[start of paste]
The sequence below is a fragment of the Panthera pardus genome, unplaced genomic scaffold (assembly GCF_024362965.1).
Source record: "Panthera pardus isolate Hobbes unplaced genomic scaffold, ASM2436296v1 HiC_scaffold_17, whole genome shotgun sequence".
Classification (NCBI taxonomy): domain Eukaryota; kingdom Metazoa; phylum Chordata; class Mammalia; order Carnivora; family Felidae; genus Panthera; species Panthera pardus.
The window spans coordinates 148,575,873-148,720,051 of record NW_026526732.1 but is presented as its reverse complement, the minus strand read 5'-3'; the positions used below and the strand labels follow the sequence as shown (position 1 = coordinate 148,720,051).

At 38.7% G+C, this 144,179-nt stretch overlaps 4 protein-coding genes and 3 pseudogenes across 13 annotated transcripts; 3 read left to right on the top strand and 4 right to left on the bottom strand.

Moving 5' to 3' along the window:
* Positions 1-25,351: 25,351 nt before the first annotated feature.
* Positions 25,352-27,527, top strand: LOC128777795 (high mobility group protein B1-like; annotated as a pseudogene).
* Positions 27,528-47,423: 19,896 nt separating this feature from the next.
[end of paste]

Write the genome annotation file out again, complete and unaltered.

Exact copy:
The sequence below is a fragment of the Panthera pardus genome, unplaced genomic scaffold (assembly GCF_024362965.1).
Source record: "Panthera pardus isolate Hobbes unplaced genomic scaffold, ASM2436296v1 HiC_scaffold_17, whole genome shotgun sequence".
Classification (NCBI taxonomy): domain Eukaryota; kingdom Metazoa; phylum Chordata; class Mammalia; order Carnivora; family Felidae; genus Panthera; species Panthera pardus.
The window spans coordinates 148,575,873-148,720,051 of record NW_026526732.1 but is presented as its reverse complement, the minus strand read 5'-3'; the positions used below and the strand labels follow the sequence as shown (position 1 = coordinate 148,720,051).

At 38.7% G+C, this 144,179-nt stretch overlaps 4 protein-coding genes and 3 pseudogenes across 13 annotated transcripts; 3 read left to right on the top strand and 4 right to left on the bottom strand.

Moving 5' to 3' along the window:
* Positions 1-25,351: 25,351 nt before the first annotated feature.
* Positions 25,352-27,527, top strand: LOC128777795 (high mobility group protein B1-like; annotated as a pseudogene).
* Positions 27,528-47,423: 19,896 nt separating this feature from the next.